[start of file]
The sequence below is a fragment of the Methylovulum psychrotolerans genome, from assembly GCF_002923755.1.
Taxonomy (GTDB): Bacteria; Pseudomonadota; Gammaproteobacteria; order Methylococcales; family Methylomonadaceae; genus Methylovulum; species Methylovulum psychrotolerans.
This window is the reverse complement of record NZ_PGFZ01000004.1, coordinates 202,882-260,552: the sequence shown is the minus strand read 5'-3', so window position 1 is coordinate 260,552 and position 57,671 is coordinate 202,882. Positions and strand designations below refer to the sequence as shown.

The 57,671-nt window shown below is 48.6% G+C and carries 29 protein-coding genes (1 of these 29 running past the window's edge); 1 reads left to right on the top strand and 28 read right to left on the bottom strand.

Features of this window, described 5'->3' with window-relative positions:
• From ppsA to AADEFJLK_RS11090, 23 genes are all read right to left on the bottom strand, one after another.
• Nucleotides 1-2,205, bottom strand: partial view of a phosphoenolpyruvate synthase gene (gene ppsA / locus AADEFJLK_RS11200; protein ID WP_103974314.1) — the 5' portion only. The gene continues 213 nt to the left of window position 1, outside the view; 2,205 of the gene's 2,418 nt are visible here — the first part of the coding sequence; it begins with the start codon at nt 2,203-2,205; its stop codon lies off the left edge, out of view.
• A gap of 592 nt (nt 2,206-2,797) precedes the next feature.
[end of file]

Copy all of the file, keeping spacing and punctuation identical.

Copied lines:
The sequence below is a fragment of the Methylovulum psychrotolerans genome, from assembly GCF_002923755.1.
Taxonomy (GTDB): Bacteria; Pseudomonadota; Gammaproteobacteria; order Methylococcales; family Methylomonadaceae; genus Methylovulum; species Methylovulum psychrotolerans.
This window is the reverse complement of record NZ_PGFZ01000004.1, coordinates 202,882-260,552: the sequence shown is the minus strand read 5'-3', so window position 1 is coordinate 260,552 and position 57,671 is coordinate 202,882. Positions and strand designations below refer to the sequence as shown.

The 57,671-nt window shown below is 48.6% G+C and carries 29 protein-coding genes (1 of these 29 running past the window's edge); 1 reads left to right on the top strand and 28 read right to left on the bottom strand.

Features of this window, described 5'->3' with window-relative positions:
• From ppsA to AADEFJLK_RS11090, 23 genes are all read right to left on the bottom strand, one after another.
• Nucleotides 1-2,205, bottom strand: partial view of a phosphoenolpyruvate synthase gene (gene ppsA / locus AADEFJLK_RS11200; protein ID WP_103974314.1) — the 5' portion only. The gene continues 213 nt to the left of window position 1, outside the view; 2,205 of the gene's 2,418 nt are visible here — the first part of the coding sequence; it begins with the start codon at nt 2,203-2,205; its stop codon lies off the left edge, out of view.
• A gap of 592 nt (nt 2,206-2,797) precedes the next feature.